Affordable housing underserved

KUALA LUMPUR (April 19): The government needs to address the imbalances in the local housing market, as more developers gravitate towards the more profitable luxury segment.

RAM Consultancy Services Sdn Bhd chief economist Dr Yeah Kim Leng said the lure of higher gains in the luxury segment were the main reason for the shortage in the affordable housing segment, which covers properties priced at below RM150,000.

"Private housing and finance markets, in maximising profits, tend to undersupply housing on the affordable end," said Yeah in his presentation at the 22nd National Real Estate Convention on Wednesday.

Affordable houses dominated the property market last year, accounting for 54% of the total transactions. However, this was a decline from the 57% in 2010. Furthermore, market activity in the segment declined from 55% in January 2011 to 52% at the end of the year.

Yeah said in developed countries, affordable housing was normally provided by not-for-profit developers, or municipal bodies, which run on public subsidies.

He said the government needs to continue providing low-cost housing. Under the 10th Malaysia Plan (10MP) 75,000 units of affordable houses will be built nationwide. This is a year-on-year growth of 12.6%.

Yeah said the government needed to drive developers towards affordable housing with incentives.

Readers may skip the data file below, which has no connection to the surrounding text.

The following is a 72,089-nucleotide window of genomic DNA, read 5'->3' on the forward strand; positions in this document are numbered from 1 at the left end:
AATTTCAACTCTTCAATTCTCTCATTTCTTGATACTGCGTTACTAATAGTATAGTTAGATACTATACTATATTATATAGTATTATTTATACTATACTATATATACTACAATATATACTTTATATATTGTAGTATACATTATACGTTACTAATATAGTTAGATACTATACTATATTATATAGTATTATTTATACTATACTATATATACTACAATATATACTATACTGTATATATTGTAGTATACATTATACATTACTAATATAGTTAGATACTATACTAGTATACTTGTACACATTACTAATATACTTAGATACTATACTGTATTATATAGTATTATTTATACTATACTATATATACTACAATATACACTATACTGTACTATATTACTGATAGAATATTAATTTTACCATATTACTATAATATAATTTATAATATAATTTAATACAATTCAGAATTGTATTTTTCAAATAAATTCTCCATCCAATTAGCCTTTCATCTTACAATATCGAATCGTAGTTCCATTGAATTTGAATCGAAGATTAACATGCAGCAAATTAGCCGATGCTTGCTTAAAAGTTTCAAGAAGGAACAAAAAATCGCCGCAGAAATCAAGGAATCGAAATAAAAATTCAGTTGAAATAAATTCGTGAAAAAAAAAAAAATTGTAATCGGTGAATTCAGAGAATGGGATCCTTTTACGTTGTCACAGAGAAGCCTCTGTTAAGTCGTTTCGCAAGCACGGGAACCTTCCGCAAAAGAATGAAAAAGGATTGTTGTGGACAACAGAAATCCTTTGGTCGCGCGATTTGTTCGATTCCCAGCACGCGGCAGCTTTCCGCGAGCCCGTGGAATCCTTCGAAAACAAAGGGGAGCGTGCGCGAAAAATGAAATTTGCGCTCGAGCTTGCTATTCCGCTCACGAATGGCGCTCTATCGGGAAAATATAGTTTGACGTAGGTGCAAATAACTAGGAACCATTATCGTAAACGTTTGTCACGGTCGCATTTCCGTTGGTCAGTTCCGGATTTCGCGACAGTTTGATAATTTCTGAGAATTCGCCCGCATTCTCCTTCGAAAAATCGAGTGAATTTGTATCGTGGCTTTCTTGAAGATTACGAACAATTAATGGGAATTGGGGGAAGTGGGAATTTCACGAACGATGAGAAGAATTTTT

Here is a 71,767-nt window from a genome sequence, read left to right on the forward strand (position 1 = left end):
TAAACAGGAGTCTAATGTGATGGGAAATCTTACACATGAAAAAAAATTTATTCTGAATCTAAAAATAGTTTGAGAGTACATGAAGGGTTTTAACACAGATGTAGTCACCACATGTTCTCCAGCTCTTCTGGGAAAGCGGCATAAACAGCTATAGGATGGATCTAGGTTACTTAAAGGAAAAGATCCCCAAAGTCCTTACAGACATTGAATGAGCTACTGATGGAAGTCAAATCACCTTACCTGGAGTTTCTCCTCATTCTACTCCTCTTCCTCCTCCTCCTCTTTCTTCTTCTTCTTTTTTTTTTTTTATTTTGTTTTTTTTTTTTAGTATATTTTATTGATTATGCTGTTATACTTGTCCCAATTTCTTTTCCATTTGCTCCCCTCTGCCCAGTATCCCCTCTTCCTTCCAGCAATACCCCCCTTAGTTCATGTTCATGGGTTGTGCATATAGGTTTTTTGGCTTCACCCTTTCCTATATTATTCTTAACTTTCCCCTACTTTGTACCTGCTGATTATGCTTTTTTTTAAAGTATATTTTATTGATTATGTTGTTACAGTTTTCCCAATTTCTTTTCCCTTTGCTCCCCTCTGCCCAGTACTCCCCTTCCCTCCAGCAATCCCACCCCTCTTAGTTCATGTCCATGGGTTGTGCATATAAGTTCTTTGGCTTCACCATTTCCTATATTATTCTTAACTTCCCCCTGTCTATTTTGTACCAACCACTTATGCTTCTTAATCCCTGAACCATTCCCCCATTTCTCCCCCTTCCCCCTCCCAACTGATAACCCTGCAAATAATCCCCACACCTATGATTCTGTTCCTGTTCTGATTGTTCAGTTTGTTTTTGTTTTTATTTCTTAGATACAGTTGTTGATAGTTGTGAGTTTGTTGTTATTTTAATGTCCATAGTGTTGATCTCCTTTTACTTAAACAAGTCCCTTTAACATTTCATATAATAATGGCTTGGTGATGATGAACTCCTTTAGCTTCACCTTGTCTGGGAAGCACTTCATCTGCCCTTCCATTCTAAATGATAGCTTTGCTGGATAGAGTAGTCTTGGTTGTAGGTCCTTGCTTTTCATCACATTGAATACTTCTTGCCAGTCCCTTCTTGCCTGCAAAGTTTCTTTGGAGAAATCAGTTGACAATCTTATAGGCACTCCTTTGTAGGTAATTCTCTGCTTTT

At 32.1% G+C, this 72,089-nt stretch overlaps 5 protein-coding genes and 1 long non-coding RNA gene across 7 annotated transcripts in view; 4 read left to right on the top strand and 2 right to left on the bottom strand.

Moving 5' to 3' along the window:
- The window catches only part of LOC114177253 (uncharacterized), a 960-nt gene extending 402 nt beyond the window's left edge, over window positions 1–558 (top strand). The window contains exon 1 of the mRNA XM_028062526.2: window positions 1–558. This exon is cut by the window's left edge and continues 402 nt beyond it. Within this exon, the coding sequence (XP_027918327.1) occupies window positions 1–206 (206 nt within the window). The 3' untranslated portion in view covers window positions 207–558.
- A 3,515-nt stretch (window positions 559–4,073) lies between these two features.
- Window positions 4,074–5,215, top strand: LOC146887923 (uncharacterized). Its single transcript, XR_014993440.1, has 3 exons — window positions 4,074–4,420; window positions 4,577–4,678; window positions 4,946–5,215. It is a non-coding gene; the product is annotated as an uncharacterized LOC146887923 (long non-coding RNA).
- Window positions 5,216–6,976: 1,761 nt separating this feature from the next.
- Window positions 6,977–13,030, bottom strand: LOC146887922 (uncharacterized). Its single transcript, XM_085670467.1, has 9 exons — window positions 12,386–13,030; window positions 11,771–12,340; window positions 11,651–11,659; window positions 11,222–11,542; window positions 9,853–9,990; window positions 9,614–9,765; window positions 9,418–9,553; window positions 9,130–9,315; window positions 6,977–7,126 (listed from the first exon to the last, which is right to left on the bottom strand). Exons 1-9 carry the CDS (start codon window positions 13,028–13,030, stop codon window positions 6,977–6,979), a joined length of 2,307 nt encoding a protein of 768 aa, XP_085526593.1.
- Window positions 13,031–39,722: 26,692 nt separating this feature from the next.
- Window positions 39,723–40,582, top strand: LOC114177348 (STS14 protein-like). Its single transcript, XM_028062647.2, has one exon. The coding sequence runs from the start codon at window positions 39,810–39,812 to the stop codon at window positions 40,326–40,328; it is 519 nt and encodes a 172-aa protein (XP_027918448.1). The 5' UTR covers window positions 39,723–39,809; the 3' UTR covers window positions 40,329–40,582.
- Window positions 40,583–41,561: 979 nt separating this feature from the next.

"Well-functioning housing and land markets are necessary to address the high residential prices, but they are difficult to create and maintain in both developing and developed countries. We need to supplement this with interventions, in order to overcome the market failures in affordable housing," he added.

He added that it was possible to establish a "dual" residential property market, where the luxury segment would be more market-driven. However, he added that it was essential to control liquidity as an excessive level of debt could lead to the development of a property bubble.

High property prices have long been a concern for the government, which raise the Real Property Gains Tax (RPGT) to 10% from 5% previously to curb speculative buys.

Yeah said it was essential for developers to take an integrated approach in urban planning to address the supply constraints in the housing market.

Adopting a "smart growth" strategy to increase the density of residences near transport nodes such as bus lines and subway stations would create "compact cities" that rely on an efficient relationship between housing, transportation and the local labour market, he said.

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